But seriously, this is ‘Murica; we don’t negotiate with terrorists.


Rating: 6/10

You would think that the King would have MUCH better protection, being in a whole separate country and holed up in his castle. Well, his guards must be the predecessors to the Keystone Kops… meaning completely inept at their jobs.

Well, the damage is done. He’s been kidnapped and we’ve received a note saying that he’ll be killed if we don’t find a way to pay the ransom fee.

The Queen, however, is a much smarter cookie since she’s hired us to find the treasure trove hidden in the King’s chamber. It appears as if His Highness needed some quick cash on hand for unexpected expenses (wink, wink) that wasn’t in Ye Olde Royal Treasury. Good for him for setting it aside, and all we have to do is find it and get it to the kidnappers so he could resume his kingly duties.

Can we find the treasure, ransom the king, and avoid a civil war?

You bet your ass, we did!

Rating: 7/10

Puzzle Diversity (Rating)
There was something for everyone in this room. There were 3 ERVirgins with us that night, but they held their own, thankfully. Some history, physical stuff, logic (well, what I deemed a logic puzzle), oh, and one of my favorite kind, too! (Thought I was going to tell you what it was, didn’t you? FOOLED YA!) There were hardly any locks, too, which was good.

But seriously, one of the puzzles stumped us for a while, but it was more a case of “We did that already and it didn’t work, we all tried it. HEY GM, ARE WE DOING THIS RIGHT? We Are? WTF?”

Oh, and who puts a reading comprehension puzzle right in the beginning? I’m implying they did, but I wish they hadn’t. Huge turn off for me.

Rating: 6/10 (Had to dock a point for that.)

This was a pretty large room, so we decided to have a large group do this one, which included a few newbies, and either three or five Escape Room Virgins (ERVs).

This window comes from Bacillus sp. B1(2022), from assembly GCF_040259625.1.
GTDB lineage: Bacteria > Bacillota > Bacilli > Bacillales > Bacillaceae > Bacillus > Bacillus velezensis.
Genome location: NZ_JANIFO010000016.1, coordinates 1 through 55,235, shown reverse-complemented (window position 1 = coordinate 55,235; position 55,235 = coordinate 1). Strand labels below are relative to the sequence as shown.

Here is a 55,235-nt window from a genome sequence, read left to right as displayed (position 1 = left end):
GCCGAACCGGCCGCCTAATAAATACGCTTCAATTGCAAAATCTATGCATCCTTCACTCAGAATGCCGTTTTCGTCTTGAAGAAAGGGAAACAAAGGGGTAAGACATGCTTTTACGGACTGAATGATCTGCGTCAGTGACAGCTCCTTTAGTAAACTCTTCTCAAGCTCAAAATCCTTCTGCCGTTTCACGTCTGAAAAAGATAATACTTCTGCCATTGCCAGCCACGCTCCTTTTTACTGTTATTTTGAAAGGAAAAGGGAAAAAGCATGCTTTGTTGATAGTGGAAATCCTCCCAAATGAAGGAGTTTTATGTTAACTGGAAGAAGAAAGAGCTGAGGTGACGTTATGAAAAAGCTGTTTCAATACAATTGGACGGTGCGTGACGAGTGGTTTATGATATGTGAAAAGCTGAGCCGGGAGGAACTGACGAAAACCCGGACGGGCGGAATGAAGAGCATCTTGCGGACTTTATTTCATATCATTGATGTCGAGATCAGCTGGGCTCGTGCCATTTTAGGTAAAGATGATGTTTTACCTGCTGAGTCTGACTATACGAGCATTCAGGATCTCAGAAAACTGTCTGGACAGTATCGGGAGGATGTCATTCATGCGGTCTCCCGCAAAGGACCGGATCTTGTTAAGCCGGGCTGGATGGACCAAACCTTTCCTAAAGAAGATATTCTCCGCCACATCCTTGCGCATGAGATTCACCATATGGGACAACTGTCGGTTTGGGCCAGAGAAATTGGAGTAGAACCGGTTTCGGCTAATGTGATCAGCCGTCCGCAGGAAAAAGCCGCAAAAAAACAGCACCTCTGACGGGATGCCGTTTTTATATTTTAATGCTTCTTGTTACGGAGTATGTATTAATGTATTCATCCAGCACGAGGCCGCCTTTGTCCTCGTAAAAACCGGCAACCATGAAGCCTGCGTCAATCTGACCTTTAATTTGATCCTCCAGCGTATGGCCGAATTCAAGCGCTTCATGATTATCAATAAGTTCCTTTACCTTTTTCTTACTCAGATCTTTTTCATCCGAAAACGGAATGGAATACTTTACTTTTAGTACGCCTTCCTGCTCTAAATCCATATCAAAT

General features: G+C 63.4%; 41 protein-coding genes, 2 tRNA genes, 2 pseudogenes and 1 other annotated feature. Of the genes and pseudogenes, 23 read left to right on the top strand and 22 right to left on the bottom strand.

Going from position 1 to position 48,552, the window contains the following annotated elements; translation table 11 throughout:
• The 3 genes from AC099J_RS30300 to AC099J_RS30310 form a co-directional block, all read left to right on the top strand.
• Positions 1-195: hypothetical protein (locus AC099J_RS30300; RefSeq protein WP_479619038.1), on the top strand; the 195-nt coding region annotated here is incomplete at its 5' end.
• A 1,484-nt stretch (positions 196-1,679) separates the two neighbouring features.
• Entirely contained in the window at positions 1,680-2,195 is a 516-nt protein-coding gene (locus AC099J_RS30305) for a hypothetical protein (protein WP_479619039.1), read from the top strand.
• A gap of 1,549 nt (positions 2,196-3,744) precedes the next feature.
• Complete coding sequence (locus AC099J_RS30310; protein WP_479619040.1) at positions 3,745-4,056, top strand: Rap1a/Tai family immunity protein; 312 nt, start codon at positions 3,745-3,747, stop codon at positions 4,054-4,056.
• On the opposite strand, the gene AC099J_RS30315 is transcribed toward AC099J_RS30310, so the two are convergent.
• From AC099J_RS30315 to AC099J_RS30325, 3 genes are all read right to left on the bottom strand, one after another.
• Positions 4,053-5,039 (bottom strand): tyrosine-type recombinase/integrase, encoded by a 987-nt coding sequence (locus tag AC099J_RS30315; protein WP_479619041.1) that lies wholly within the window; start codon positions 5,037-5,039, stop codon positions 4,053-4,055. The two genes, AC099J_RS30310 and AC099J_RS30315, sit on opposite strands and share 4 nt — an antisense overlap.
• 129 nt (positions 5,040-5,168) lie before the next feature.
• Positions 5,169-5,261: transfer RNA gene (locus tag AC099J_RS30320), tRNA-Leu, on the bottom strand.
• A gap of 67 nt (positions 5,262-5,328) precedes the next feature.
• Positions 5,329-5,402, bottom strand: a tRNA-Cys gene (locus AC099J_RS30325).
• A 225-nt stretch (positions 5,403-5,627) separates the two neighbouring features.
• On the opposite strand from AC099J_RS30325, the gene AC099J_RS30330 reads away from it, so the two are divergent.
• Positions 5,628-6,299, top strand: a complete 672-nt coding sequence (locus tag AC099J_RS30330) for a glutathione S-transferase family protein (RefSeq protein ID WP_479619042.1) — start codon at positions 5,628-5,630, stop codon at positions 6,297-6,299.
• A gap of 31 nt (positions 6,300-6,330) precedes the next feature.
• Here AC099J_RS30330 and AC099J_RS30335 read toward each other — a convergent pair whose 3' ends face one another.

I did like that every puzzle and clue was of a different type. Some required some logical thinking, others required some intense study and decryption before the solution appeared, and yet others required teamwork to solve.

Overall, the room had a nice mix of puzzle types, and the locks themselves ran the gamut, with only a few actual padlocks to open. And there was one puzzle that is among my favorites in the room, but I can’t tell you what type that is without ruining the experience (but you can probably figure out which one once you go do the room).

Rating: 7/10

Puzzle Complexity (Rating)
Puzzles ranged from 4-8 (that’s a 1-10 scale of difficulty that I decided to employ as I’m typing), coupled with 1 GIANT facepalm (remember Eric? (the shorter Eric)) and another set of “WTF are we doing wrong here?” (remember…Everyone? lol [See above]). That last bit really annoyed us (well, me, at least), but what grinded my gears more was the fact that Eric and I totally missed the one glaring thing that would have tipped us off to the other puzzle we were facepalming about.

Additionally, if I recall correctly, it had already been a pretty long day for me, so the fact that I had to do a bunch of reading (and then not being able to figure it out) got on my nerves. But as I already took a point in the previous rating for that, I will not double-dip (couldn’t think of a better double-something there).

All in all, as far as puzzle difficulty goes…

Rating: 8/10

With such a mix of newbies, ERVs and some of our expert team members, there was a lot to do in this room and there were puzzles that appealed to a wide range of skills.

Some of the puzzles we recognized right away, so we knew what we “had” to do, but not “what” to do. We even solved a number of the puzzles by working on them without the accompanying clue as to how to solve it.